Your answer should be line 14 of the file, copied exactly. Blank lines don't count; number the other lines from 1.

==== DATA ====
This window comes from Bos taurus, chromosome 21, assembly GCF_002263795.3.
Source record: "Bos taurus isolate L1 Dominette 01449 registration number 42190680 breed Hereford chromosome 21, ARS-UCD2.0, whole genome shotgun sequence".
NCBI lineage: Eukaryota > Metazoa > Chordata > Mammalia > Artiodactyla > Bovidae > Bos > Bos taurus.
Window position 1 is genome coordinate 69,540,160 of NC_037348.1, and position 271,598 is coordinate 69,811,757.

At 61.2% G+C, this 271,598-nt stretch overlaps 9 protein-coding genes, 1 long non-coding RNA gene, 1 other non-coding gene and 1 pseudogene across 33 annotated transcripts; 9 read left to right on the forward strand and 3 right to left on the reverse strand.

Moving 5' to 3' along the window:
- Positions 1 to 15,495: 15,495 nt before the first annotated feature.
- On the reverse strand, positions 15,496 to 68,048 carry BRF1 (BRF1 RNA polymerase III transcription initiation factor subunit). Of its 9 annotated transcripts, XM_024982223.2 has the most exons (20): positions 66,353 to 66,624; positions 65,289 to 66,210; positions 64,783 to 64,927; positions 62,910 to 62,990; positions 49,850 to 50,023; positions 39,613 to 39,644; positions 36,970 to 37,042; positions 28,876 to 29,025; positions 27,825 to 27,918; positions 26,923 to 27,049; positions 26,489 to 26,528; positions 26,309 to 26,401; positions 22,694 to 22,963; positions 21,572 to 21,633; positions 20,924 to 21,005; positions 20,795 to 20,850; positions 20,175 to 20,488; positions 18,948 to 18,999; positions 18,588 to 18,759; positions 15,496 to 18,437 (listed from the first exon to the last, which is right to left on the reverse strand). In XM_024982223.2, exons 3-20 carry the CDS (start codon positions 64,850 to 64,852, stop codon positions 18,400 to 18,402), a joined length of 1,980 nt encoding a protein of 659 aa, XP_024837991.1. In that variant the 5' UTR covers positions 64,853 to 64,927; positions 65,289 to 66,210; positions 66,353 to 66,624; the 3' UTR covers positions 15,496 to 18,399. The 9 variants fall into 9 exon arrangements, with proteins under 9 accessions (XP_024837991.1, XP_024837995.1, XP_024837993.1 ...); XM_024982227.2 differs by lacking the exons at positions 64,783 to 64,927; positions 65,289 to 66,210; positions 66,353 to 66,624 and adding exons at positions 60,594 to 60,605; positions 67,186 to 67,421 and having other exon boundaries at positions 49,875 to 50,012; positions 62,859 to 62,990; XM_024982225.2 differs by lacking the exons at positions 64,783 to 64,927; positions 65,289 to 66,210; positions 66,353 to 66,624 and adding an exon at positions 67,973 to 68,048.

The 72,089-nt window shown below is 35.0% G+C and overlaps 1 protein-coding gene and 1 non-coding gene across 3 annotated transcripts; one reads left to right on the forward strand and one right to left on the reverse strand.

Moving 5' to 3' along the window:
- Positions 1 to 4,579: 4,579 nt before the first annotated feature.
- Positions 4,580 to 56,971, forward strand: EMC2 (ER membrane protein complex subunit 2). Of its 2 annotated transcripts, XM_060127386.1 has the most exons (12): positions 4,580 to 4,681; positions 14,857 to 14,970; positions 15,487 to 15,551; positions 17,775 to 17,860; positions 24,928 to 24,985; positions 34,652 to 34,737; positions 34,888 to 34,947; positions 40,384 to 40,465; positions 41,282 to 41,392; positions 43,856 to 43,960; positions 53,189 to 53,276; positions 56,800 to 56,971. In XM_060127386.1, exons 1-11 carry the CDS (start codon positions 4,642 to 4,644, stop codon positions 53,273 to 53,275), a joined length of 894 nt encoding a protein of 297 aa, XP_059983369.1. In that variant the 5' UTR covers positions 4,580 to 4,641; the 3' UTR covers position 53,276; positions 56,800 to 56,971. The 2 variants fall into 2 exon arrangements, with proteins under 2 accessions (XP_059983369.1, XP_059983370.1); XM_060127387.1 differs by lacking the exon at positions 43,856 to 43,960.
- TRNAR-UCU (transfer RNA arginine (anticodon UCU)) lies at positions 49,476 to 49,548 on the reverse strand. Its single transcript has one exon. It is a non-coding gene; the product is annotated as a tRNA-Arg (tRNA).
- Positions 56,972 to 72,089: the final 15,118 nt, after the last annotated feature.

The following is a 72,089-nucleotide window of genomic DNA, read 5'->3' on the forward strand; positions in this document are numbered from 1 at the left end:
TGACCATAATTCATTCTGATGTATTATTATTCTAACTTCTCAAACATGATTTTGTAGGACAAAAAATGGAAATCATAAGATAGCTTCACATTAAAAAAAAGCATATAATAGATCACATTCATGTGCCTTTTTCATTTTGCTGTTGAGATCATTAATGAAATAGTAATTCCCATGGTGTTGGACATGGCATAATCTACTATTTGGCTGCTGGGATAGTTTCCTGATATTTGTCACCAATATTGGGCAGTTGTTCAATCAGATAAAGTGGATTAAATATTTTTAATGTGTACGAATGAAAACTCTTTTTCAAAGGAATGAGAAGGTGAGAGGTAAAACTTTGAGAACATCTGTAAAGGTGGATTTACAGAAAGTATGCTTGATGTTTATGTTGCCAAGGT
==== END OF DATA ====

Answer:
- Positions 56,972 to 72,089: the final 15,118 nt, after the last annotated feature.